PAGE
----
When the FCC instituted the Fairness Doctrine in 1949, it considered station licensees “public trustees,” obligated to give a reasonable opportunity for contrasting points of view to be heard on controversial issues of public importance. The FCC never used a stopwatch to time how many minutes proponents and opponents of an issue were given, nor did the FCC require that specific programs grant “equal time” to guests. It simply stated that in the big picture, over a span of days, weeks and months, broadcast outlets should be able to show a general balance granted to certain topics.
The doctrine proved its staying power in 1969, when, in a celebrated case, the Supreme Court ordered a Pennsylvania television station to give equal airtime to an author who had been attacked during the course of a program. Within 20 years, though, Republican-appointed judges and a Republican-appointed FCC chairman succeeded in dismantling the doctrine.
The first blow came in 1981 with appointment of Mark Fowler to head the FCC. A communications attorney who had served on Ronald Reagan’s campaign staff in 1976 and 1980, and who once equated television to a “toaster with pictures,” Fowler was determined to rescind the Fairness Doctrine over the objections of Congress. In 1985, his FCC issued the “Fairness Report,” which concluded that the doctrine had a “chilling effect” on public debate and likely violated the First Amendment: “We no longer believe that the Fairness Doctrine, as a matter of policy, serves the public interest.”
Judges took note. In 1986, the U.S. Court of Appeals’ Antonin Scalia and Robert Bork ruled in a 2-1 decision that the Fairness Doctrine was not a law passed by Congress and was therefore not binding; it was merely an agency regulation, which meant Fowler’s FCC had final say in the matter. In August 1987 the FCC, with Reagan’s support, announced the doctrine was dead and that the agency would no longer enforce it.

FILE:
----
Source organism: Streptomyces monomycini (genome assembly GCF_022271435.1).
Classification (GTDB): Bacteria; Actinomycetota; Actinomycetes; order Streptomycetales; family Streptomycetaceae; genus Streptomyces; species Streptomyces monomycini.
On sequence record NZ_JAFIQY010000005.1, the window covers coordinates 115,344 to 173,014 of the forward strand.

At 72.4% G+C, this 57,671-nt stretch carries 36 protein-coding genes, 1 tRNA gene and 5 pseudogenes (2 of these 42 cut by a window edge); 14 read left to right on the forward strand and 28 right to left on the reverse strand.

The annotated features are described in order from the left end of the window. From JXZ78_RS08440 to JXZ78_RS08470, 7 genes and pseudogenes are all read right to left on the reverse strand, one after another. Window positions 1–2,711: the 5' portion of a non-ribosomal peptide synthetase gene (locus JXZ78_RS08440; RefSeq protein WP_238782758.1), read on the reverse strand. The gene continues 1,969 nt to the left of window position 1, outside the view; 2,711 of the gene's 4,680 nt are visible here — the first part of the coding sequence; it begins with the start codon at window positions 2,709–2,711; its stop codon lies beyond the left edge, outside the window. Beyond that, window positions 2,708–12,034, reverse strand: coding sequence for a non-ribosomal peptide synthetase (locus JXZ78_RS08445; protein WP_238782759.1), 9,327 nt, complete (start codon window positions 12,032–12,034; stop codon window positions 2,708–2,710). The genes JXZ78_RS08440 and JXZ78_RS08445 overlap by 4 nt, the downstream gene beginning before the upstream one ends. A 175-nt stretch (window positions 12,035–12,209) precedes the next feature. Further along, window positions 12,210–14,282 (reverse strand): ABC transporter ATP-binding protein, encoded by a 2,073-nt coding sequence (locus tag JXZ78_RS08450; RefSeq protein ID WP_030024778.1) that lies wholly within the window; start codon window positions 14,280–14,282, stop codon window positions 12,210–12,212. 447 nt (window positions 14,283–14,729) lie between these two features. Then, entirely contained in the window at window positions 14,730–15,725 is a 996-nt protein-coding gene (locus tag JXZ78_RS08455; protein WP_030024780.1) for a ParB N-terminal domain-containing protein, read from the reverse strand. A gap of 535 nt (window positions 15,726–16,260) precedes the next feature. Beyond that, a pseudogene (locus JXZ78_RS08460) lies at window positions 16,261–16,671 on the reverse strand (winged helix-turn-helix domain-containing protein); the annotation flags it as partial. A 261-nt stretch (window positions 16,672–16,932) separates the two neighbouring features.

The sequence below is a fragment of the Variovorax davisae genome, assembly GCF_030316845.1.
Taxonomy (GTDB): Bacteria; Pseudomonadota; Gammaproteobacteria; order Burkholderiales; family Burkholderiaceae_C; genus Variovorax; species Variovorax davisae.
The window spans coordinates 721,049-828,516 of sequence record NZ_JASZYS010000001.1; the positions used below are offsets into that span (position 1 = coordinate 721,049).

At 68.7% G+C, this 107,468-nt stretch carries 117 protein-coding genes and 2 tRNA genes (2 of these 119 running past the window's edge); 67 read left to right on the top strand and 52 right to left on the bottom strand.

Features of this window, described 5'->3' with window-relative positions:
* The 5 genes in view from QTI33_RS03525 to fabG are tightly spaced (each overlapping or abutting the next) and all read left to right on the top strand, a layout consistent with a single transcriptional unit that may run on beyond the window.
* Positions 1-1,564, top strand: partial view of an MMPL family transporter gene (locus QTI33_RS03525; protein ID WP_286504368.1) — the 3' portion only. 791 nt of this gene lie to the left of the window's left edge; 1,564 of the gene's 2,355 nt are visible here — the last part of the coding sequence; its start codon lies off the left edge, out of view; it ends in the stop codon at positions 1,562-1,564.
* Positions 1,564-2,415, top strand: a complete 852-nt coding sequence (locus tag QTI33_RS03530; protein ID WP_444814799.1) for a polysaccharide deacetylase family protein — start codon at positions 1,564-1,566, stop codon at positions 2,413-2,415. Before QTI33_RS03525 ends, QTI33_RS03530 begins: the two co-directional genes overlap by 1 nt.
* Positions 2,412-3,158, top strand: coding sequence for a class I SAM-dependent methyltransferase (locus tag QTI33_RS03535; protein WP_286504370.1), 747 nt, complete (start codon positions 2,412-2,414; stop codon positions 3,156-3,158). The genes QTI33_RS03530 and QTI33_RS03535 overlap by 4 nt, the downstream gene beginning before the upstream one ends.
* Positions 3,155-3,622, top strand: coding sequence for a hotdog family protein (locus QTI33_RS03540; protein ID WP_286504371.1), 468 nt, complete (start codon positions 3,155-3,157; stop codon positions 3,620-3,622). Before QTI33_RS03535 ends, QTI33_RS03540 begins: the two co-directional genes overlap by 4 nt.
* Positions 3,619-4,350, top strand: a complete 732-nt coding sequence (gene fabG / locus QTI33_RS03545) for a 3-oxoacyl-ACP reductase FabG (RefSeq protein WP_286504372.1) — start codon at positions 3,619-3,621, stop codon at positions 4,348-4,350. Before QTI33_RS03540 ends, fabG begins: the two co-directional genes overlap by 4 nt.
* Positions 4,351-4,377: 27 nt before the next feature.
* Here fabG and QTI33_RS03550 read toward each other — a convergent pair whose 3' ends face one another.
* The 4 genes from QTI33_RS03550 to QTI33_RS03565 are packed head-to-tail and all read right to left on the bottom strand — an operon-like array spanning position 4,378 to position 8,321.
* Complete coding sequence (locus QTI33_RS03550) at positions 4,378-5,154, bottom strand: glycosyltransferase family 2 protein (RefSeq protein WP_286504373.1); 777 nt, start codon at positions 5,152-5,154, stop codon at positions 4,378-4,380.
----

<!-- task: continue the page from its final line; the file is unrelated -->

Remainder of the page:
Capitol Hill revolted. Within months, the House voted 301-102 to codify the doctrine as law, thereby forcing the FCC to reinstate the guideline. The Senate followed suit. Rep. Newt Gingrich, R-Ga., and Sen. Jesse Helms, R-N.C., were among the those who led the bipartisan charge to save the Fairness Doctrine, and in the halls of Congress, Phyllis Schlafly, president of the conservative Eagle Forum, lobbied on its behalf.
Nevertheless, Reagan vetoed the final bill. In 1989, bipartisan Congress members again sought to revive the doctrine, but President George H.W. Bush threatened a veto and stymied their attempt. A third effort in 1993 to get the doctrine passed into law met with little support from the Clinton White House, and so it too languished in Congress.
Today, there are indications that bipartisan support for the Fairness Doctrine lives on, albeit outside Congress. In a poll conducted last April by Garin Hart Yang Research, and commissioned by the liberal advocacy group Media Matters for America, an overwhelming majority of voters — 77 percent — favored restoring rules requiring fairness and balance on the public airwaves. What’s more, 74 percent of conservatives, and 71 percent of Republicans, agreed that television and radio should be required to present issues in a balanced way.
As an opponent of the doctrine, Thierer at the Cato Institute fears that the recent bad press surrounding the Williams controversy, Sinclair Broadcasting’s attempt last fall to run a one-sided anti-John Kerry documentary, and CBS’s ill-fated report on Bush’s Texas Air National Guard record, may indeed prompt more and more Congress members to give the doctrine another look. When it comes to what ails the media, Thierer says, “The left and the right came to same regulatory conclusion: We should do ‘something’ about it.”
Bipartisan displeasure with the press may also allow the Media Reform Caucus, which at first will likely consist entirely of Democrats, to enlist some Republicans. In the uphill battle to restore real fairness and balance to the airwaves, backers will need all the help they can get.